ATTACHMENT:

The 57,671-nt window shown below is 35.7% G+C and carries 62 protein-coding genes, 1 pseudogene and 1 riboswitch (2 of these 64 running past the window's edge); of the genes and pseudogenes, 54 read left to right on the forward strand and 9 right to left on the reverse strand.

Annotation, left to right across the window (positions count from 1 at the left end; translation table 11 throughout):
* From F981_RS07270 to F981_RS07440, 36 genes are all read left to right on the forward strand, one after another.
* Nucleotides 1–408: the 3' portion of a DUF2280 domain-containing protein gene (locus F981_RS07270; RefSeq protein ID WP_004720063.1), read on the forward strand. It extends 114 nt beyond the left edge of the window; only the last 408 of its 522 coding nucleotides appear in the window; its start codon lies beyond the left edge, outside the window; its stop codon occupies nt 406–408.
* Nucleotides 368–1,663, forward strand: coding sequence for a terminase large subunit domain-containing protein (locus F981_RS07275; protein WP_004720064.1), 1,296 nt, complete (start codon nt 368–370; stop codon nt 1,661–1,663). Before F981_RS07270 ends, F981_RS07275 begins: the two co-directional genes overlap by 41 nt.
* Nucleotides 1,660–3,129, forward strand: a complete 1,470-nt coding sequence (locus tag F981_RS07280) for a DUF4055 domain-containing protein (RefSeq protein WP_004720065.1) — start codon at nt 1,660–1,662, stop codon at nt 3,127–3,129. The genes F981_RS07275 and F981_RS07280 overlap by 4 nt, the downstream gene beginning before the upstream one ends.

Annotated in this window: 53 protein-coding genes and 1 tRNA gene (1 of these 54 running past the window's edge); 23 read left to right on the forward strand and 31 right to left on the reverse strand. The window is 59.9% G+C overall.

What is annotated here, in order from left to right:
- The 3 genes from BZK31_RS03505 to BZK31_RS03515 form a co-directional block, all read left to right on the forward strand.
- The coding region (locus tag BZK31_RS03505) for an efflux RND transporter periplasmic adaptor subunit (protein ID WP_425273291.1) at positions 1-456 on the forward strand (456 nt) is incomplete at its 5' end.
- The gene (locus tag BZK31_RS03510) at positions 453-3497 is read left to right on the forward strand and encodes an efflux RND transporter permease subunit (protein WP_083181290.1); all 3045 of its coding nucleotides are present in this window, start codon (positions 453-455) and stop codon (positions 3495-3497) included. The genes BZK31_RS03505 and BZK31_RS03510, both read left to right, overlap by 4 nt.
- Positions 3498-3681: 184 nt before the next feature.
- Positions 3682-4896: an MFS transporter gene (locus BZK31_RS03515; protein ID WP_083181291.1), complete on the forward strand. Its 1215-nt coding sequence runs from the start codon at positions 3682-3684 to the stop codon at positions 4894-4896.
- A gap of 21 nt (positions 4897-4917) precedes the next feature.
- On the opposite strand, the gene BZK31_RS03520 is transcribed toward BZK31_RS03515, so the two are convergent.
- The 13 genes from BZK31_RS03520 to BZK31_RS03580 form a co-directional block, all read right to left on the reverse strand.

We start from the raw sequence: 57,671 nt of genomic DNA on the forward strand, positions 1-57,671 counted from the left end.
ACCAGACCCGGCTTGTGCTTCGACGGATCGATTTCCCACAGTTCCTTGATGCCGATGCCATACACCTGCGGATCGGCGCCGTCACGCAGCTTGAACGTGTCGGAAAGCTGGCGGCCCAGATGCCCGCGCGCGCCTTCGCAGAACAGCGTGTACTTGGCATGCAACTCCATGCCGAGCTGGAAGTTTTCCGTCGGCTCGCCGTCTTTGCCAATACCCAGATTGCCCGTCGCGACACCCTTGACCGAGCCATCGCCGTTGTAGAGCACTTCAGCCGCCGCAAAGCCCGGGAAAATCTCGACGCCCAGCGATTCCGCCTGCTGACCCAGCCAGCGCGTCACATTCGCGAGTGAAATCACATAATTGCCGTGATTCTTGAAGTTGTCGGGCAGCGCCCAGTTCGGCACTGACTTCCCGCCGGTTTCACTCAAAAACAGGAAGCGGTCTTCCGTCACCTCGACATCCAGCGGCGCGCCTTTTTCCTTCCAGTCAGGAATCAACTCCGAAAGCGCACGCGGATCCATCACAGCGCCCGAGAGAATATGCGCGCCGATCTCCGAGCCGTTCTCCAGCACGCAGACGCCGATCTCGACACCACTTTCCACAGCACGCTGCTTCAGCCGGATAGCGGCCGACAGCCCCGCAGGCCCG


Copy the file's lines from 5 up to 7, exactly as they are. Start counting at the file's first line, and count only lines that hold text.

* Nucleotides 368–1,663, forward strand: coding sequence for a terminase large subunit domain-containing protein (locus F981_RS07275; protein WP_004720064.1), 1,296 nt, complete (start codon nt 368–370; stop codon nt 1,661–1,663). Before F981_RS07270 ends, F981_RS07275 begins: the two co-directional genes overlap by 41 nt.
* Nucleotides 1,660–3,129, forward strand: a complete 1,470-nt coding sequence (locus tag F981_RS07280) for a DUF4055 domain-containing protein (RefSeq protein WP_004720065.1) — start codon at nt 1,660–1,662, stop codon at nt 3,127–3,129. The genes F981_RS07275 and F981_RS07280 overlap by 4 nt, the downstream gene beginning before the upstream one ends.

Annotated in this window: 53 protein-coding genes and 1 tRNA gene (1 of these 54 running past the window's edge); 23 read left to right on the forward strand and 31 right to left on the reverse strand. The window is 59.9% G+C overall.